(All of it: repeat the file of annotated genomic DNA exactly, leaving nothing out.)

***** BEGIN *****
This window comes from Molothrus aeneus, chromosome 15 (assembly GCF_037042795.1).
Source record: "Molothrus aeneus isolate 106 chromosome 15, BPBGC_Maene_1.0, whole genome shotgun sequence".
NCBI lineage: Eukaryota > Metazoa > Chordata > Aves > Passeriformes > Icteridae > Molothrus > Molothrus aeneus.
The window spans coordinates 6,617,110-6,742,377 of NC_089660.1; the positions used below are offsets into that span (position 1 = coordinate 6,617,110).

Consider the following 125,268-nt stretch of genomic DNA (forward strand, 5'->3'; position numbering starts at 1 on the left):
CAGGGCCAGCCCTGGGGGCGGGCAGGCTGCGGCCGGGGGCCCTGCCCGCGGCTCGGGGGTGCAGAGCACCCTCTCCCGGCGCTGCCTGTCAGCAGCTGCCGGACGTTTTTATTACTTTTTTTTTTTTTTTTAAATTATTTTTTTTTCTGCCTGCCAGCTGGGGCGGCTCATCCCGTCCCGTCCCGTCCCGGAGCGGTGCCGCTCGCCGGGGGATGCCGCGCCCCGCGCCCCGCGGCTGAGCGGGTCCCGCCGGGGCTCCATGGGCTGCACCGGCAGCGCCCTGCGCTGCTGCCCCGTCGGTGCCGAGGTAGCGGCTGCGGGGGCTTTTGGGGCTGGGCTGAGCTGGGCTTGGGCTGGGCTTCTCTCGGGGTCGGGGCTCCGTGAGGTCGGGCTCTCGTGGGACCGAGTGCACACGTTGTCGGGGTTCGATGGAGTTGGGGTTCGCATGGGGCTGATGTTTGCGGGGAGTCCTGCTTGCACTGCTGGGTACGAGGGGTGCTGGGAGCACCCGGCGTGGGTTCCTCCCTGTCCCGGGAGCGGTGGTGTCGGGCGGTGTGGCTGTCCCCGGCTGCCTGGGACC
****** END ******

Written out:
This window comes from Molothrus aeneus, chromosome 15 (assembly GCF_037042795.1).
Source record: "Molothrus aeneus isolate 106 chromosome 15, BPBGC_Maene_1.0, whole genome shotgun sequence".
NCBI lineage: Eukaryota > Metazoa > Chordata > Aves > Passeriformes > Icteridae > Molothrus > Molothrus aeneus.
The window spans coordinates 6,617,110-6,742,377 of NC_089660.1; the positions used below are offsets into that span (position 1 = coordinate 6,617,110).

Consider the following 125,268-nt stretch of genomic DNA (forward strand, 5'->3'; position numbering starts at 1 on the left):
CAGGGCCAGCCCTGGGGGCGGGCAGGCTGCGGCCGGGGGCCCTGCCCGCGGCTCGGGGGTGCAGAGCACCCTCTCCCGGCGCTGCCTGTCAGCAGCTGCCGGACGTTTTTATTACTTTTTTTTTTTTTTTTAAATTATTTTTTTTTCTGCCTGCCAGCTGGGGCGGCTCATCCCGTCCCGTCCCGTCCCGGAGCGGTGCCGCTCGCCGGGGGATGCCGCGCCCCGCGCCCCGCGGCTGAGCGGGTCCCGCCGGGGCTCCATGGGCTGCACCGGCAGCGCCCTGCGCTGCTGCCCCGTCGGTGCCGAGGTAGCGGCTGCGGGGGCTTTTGGGGCTGGGCTGAGCTGGGCTTGGGCTGGGCTTCTCTCGGGGTCGGGGCTCCGTGAGGTCGGGCTCTCGTGGGACCGAGTGCACACGTTGTCGGGGTTCGATGGAGTTGGGGTTCGCATGGGGCTGATGTTTGCGGGGAGTCCTGCTTGCACTGCTGGGTACGAGGGGTGCTGGGAGCACCCGGCGTGGGTTCCTCCCTGTCCCGGGAGCGGTGGTGTCGGGCGGTGTGGCTGTCCCCGGCTGCCTGGGACC